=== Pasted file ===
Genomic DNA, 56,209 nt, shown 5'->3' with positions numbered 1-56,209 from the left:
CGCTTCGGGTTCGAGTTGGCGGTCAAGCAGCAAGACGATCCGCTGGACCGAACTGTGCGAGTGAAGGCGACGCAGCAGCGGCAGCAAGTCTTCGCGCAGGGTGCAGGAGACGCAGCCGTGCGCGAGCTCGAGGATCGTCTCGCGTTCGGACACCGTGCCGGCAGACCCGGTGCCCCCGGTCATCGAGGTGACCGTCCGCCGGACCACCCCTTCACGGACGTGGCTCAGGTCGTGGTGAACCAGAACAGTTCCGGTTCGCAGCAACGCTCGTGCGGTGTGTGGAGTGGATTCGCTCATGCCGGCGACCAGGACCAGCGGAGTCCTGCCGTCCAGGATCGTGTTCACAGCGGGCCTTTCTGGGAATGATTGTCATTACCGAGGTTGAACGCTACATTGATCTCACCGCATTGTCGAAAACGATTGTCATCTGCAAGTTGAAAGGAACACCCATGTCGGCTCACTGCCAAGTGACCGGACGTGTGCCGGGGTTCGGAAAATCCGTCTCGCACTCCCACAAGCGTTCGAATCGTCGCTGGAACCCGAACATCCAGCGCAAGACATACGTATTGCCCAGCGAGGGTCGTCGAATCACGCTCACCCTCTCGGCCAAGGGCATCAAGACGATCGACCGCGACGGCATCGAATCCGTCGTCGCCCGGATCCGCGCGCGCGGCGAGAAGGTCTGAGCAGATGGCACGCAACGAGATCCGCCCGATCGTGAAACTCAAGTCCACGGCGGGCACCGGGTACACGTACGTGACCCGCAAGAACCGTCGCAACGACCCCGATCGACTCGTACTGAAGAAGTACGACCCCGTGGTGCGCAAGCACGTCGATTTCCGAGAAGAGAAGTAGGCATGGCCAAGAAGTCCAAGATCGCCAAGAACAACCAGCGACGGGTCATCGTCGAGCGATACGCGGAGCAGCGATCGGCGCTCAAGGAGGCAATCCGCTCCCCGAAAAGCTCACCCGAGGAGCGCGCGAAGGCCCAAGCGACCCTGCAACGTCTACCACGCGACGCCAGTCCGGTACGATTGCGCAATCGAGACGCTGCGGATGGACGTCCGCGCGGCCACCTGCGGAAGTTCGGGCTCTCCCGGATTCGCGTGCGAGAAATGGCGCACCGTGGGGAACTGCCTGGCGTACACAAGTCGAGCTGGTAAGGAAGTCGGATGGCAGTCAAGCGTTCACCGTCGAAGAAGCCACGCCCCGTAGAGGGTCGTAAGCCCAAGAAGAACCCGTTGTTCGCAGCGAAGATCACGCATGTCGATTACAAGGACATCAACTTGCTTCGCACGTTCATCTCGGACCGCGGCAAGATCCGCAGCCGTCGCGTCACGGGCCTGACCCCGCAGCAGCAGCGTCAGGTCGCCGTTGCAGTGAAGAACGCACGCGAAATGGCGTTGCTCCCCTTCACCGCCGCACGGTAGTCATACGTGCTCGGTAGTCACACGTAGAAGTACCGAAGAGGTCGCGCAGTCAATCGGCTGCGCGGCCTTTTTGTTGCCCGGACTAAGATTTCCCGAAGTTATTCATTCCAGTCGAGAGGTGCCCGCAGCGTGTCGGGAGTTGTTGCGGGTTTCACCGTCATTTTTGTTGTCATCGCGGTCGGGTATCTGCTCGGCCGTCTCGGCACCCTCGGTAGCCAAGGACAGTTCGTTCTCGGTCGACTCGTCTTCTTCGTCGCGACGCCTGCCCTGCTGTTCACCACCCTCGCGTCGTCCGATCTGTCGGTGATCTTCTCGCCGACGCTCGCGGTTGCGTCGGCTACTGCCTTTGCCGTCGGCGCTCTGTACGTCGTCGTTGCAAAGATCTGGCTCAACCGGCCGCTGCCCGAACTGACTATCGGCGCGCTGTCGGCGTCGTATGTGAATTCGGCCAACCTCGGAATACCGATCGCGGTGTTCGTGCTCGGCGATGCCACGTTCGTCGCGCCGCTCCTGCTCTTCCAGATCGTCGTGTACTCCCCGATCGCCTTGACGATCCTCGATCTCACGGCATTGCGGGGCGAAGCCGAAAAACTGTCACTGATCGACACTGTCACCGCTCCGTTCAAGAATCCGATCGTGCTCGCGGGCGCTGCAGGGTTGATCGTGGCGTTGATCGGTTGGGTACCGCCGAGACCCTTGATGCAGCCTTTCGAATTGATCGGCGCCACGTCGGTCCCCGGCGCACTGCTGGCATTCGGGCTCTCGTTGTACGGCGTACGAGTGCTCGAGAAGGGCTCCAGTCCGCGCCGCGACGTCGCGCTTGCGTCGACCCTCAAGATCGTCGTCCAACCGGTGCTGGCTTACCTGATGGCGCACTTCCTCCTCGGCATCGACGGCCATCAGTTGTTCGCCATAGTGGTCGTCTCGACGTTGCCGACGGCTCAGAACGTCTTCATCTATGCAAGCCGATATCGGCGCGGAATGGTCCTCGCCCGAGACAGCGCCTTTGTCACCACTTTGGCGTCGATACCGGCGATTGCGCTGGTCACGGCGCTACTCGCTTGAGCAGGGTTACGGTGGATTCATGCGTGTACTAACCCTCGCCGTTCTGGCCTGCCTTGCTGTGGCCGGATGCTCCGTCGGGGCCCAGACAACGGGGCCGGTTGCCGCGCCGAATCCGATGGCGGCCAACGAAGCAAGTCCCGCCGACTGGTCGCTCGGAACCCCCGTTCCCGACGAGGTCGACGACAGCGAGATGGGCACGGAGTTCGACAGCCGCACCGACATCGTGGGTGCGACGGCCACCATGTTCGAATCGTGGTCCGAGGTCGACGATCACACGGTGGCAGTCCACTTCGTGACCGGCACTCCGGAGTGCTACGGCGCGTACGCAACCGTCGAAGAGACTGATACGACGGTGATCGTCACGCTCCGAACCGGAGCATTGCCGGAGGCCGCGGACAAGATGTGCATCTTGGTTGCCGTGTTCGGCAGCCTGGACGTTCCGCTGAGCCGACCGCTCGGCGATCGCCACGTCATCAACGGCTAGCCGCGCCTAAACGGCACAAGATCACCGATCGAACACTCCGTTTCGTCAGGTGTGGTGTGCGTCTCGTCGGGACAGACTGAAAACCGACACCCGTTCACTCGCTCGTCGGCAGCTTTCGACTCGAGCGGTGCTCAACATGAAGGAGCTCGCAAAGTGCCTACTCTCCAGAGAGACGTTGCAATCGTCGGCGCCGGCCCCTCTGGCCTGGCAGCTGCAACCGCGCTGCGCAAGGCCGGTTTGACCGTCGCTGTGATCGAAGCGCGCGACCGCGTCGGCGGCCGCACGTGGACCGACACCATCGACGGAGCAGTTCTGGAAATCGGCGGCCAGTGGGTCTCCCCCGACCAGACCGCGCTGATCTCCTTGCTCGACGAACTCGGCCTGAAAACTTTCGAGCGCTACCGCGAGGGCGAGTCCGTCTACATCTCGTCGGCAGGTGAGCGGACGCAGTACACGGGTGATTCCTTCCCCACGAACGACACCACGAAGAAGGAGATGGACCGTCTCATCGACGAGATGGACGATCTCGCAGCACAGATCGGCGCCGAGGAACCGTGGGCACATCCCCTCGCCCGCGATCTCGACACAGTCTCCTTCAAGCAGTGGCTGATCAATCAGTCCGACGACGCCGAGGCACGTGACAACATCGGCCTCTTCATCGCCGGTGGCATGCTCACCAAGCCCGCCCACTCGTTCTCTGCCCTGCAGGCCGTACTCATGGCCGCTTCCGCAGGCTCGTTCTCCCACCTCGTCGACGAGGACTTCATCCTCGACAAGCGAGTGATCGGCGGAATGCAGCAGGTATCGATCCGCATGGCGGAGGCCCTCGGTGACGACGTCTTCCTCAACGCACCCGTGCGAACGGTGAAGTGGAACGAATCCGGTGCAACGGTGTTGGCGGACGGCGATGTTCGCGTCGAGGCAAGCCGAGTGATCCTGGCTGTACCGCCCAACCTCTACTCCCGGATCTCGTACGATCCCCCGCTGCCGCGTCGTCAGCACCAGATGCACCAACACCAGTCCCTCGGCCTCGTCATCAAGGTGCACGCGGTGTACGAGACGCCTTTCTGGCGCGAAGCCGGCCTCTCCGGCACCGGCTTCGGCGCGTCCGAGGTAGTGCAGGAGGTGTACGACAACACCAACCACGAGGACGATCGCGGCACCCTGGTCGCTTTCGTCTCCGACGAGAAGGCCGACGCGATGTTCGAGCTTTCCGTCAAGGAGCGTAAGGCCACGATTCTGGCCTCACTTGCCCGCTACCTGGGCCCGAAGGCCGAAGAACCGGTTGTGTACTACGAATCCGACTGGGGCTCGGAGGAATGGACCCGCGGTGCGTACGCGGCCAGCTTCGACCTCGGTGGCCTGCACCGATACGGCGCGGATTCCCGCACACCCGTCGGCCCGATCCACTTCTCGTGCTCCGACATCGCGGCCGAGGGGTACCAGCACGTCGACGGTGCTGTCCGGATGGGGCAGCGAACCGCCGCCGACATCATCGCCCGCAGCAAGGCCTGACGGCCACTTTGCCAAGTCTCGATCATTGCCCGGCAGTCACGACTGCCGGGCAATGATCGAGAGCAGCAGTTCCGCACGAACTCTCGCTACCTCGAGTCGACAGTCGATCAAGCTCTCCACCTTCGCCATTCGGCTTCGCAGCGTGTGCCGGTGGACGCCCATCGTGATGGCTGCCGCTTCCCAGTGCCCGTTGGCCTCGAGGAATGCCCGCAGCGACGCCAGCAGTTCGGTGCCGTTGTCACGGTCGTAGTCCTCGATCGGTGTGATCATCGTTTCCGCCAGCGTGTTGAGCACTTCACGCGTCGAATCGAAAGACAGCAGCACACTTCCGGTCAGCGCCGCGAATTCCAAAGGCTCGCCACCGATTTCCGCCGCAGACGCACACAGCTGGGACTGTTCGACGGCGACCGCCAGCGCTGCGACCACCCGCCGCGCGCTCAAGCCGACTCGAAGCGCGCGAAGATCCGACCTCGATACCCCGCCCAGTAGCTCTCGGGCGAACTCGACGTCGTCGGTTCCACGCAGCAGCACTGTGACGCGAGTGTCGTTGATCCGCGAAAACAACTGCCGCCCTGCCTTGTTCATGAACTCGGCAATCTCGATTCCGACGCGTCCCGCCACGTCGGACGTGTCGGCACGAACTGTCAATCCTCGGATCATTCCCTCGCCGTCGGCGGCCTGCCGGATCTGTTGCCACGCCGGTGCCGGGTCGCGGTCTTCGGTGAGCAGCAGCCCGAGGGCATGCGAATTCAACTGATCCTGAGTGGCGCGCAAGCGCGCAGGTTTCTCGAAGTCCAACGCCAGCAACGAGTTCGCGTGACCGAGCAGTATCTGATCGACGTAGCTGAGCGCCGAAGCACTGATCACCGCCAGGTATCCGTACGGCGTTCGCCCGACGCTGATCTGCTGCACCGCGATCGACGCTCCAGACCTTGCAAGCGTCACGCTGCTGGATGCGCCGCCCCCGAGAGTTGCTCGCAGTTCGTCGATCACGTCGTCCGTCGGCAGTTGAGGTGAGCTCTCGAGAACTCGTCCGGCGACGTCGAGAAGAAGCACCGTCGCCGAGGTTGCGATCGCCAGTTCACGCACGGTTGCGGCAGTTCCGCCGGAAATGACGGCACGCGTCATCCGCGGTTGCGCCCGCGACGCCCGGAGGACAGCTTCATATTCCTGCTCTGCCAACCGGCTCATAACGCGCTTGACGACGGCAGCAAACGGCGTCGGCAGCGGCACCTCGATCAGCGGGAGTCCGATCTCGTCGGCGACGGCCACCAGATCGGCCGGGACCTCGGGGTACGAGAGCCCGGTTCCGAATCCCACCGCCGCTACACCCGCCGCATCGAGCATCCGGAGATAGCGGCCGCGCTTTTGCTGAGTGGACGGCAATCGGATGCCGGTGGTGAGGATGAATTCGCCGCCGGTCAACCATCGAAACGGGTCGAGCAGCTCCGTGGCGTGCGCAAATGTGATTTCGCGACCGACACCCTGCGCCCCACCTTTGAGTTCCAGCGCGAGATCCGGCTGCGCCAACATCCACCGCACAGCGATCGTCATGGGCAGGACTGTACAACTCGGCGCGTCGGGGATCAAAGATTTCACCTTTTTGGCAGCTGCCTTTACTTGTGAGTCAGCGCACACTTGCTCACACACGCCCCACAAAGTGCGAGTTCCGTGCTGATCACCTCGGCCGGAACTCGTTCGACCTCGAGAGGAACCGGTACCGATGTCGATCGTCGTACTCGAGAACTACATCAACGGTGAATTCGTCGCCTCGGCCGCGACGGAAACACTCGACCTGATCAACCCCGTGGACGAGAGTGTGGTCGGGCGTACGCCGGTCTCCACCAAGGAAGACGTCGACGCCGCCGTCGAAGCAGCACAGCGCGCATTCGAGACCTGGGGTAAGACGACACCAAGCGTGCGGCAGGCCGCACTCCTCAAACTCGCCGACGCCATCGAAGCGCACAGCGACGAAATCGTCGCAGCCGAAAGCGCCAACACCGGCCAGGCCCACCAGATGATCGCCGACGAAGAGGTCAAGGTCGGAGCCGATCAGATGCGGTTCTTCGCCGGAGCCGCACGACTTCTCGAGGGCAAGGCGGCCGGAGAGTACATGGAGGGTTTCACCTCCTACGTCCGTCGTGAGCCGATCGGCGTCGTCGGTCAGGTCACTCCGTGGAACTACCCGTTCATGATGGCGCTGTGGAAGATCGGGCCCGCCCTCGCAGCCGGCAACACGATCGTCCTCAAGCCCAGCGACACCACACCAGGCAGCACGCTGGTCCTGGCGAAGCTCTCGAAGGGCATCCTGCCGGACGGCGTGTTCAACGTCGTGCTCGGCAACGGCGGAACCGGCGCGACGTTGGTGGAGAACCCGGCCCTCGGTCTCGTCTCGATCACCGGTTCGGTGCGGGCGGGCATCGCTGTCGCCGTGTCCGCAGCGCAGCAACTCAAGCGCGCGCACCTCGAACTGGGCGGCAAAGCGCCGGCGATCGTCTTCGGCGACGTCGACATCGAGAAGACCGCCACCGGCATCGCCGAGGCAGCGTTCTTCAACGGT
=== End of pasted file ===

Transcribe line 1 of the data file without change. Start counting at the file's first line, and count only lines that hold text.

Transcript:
Genomic DNA, 56,209 nt, shown 5'->3' with positions numbered 1-56,209 from the left: